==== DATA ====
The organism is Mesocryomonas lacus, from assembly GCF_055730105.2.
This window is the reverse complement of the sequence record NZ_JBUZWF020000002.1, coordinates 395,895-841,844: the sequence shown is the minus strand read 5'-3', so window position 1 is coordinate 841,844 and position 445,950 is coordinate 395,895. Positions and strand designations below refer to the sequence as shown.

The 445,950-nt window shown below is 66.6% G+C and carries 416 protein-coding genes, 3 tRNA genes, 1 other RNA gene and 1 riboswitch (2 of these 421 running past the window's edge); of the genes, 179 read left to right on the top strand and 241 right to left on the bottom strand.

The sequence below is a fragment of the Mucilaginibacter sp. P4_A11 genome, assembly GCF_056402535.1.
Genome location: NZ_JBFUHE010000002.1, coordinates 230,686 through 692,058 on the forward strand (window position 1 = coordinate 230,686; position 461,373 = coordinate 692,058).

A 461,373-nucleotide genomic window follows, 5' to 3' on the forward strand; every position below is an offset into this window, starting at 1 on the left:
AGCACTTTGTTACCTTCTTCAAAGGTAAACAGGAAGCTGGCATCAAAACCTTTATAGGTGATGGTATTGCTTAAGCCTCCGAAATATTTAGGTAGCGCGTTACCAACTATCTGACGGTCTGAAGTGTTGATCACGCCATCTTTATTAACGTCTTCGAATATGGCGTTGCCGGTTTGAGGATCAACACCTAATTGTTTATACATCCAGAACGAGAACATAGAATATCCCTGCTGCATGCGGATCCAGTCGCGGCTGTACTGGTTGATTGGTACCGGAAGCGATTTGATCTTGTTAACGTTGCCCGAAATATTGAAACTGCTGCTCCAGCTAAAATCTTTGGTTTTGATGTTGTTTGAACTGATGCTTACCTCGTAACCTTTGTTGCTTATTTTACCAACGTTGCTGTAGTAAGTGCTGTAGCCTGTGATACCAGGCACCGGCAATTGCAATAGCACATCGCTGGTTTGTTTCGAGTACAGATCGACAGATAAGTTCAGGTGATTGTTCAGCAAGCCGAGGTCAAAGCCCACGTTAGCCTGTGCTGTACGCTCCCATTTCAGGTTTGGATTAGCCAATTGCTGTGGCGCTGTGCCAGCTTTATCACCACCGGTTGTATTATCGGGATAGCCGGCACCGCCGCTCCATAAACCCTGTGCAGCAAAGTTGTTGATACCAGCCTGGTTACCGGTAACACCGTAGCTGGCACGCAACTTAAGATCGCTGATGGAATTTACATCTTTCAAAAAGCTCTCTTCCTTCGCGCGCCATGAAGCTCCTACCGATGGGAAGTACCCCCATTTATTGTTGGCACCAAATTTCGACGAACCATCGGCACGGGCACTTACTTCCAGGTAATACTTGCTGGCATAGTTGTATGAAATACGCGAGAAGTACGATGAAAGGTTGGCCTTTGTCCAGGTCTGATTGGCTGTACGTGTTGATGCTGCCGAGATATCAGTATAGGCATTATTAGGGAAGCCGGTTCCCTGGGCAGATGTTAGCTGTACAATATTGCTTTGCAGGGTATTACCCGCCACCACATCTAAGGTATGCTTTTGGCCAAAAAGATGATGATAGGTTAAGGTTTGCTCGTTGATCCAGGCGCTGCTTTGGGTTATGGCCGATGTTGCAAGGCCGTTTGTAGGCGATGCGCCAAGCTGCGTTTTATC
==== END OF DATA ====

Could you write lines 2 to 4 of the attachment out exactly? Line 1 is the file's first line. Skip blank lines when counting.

This window is the reverse complement of the sequence record NZ_JBUZWF020000002.1, coordinates 395,895-841,844: the sequence shown is the minus strand read 5'-3', so window position 1 is coordinate 841,844 and position 445,950 is coordinate 395,895. Positions and strand designations below refer to the sequence as shown.

The 445,950-nt window shown below is 66.6% G+C and carries 416 protein-coding genes, 3 tRNA genes, 1 other RNA gene and 1 riboswitch (2 of these 421 running past the window's edge); of the genes, 179 read left to right on the top strand and 241 right to left on the bottom strand.

The sequence below is a fragment of the Mucilaginibacter sp. P4_A11 genome, assembly GCF_056402535.1.